Recruitment Process

Definition: The Recruitment is the process of analyzing the job requirements and then finding the prospective candidates who are then encouraged and stimulated to apply for the job in the organization.

The Recruitment programme is designed to attract more and more applicants such that the pool of candidates applies for the job, and the organization has more options to select the best out of them. The recruitment process consists of five interrelated stages which are as follows:

Recruitment process

  1. Recruitment Planning: The recruitment process begins with the planning where in the vacant job positions are analyzed and then the comprehensive job draft is prepared that includes: job specifications and its nature, skills, qualifications, experience needed for the job, etc.

    Here, the recruitment committee decides on the number and the type of applicants to be contacted. The aim of any organization is to attract more candidates as some of them might not be willing to join, or some might not qualify for the job position. So the company has a sufficient number of candidates to choose amongst them. The type of candidates required for the job is well specified in terms of the task and responsibilities involved in a job along with the qualification and experience expected.

  2. Strategy Development: Once the comprehensive job draft is prepared, and the type and the number of recruits required are decided upon; the next step is to decide a strategy that is adopted while recruiting the prospective candidates in the organization. The following strategic considerations should be kept in mind:
  • Make or Buy Employees, which means the firm either decides to select less skilled employees and invest in training and education programmes or hire skilled professionals.
  • Methods of Recruitment, the firm decide on the methods used for recruiting the individuals. Such as the internet provides detailed information about the prospective candidates and helps in shortlisting the best-qualified individuals.
  • Geographical Area,  the next decision is related to the area from where the candidates shall be searched. The firm looks for those areas where the handful amount of qualified employees is concentrated, with a view to curtailing a search cost.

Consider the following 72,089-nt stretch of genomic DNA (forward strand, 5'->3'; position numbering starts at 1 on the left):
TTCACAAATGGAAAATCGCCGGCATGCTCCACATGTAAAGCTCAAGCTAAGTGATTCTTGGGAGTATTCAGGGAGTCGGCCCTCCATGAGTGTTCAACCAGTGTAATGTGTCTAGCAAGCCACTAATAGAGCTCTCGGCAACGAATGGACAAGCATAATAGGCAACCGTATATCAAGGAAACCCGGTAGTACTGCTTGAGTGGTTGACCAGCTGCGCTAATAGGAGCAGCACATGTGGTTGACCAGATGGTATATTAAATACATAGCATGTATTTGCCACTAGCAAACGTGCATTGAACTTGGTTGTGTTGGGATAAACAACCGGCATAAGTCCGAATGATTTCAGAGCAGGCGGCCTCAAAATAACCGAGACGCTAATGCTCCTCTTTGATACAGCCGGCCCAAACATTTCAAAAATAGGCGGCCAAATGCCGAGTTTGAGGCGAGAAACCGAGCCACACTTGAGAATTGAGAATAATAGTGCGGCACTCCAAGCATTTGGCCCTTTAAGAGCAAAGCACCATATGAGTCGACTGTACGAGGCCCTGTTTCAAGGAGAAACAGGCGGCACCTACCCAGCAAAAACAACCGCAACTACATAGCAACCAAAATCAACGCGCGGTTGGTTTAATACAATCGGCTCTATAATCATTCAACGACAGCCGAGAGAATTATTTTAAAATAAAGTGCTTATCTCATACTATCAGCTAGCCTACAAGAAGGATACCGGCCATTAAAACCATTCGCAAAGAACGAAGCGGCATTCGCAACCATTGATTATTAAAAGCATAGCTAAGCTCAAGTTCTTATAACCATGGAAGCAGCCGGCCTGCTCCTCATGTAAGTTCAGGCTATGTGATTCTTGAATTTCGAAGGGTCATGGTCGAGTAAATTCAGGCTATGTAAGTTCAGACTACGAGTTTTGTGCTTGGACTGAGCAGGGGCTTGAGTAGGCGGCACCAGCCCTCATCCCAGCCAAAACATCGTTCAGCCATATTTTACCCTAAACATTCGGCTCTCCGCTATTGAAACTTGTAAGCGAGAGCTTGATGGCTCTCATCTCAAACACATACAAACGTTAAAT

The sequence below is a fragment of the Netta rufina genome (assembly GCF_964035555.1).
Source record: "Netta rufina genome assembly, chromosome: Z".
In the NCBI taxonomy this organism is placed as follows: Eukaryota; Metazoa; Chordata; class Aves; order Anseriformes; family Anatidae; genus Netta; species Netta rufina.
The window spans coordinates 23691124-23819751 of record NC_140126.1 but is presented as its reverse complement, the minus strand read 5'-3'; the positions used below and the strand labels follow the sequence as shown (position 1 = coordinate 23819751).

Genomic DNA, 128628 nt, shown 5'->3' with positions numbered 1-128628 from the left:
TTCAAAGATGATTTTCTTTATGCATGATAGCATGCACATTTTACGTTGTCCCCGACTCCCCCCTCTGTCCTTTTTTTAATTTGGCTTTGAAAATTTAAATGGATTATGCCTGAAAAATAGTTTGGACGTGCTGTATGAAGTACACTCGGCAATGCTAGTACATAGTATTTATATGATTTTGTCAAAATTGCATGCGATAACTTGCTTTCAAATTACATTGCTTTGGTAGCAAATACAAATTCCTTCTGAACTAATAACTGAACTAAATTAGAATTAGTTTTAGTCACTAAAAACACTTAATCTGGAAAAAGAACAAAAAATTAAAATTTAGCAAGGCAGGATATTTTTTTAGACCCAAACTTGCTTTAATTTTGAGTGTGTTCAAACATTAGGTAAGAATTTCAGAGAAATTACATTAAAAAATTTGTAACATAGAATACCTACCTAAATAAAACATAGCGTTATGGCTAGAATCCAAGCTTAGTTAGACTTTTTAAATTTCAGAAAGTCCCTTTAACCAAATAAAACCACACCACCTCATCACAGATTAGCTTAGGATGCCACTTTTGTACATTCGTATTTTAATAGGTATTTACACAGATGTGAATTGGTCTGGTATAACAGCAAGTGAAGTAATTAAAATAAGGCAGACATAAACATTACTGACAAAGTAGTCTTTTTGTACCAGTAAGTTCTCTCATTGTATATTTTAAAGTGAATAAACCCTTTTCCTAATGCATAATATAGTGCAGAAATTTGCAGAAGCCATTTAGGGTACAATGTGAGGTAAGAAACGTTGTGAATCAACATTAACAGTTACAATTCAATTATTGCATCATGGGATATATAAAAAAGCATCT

• Sources of Recruitment, there are two sources of recruitment: Internal source (within the organization), external source (outside the organization). The firm must decide the source from where the candidates are hired.
  1. Searching: Once the strategy is prepared the search for the candidates can be initialized. It includes two steps: source activation and selling. The source activation means, the search for the candidate activates on the employee requisition i.e. until and unless the line manager verifies that the vacancy exists, the search process cannot be initiated.

    The next point to be considered is selling, which means the firm must judiciously select that media of communication that successfully conveys the employment information to the prospective candidates.

  2. Screening: The screening means to shortlist the applications of the candidates for further selection process. Although, the screening is considered as the starting point of selection but is integral to the recruitment process. This is because the selection process begins only after the applications are scrutinized and shortlisted on the basis of job requirements. The purpose of  recruitment here is to remove those applications at an early stage which clearly seems to be unqualified for the job.
  3. Evaluation and Control: Evaluation and control is the last stage in the recruitment process wherein the validity and effectiveness of the process and the methods used therein is assessed. This stage is crucial because the firm has to check the output in terms of the cost incurred.

    The recruitment is a costly process as it includes the salaries of recruiters, time spent by the management, cost of advertisement, cost of selection, a price paid for the overtime and outsourcing in case the vacancy remains unfilled. Thus, a firm is required to gather all these relevant information to evaluate the performance of a recruitment process effectively.

Note: In the case of short-term fluctuations in the work volume the firm can resort to other Alternatives to Recruitment.

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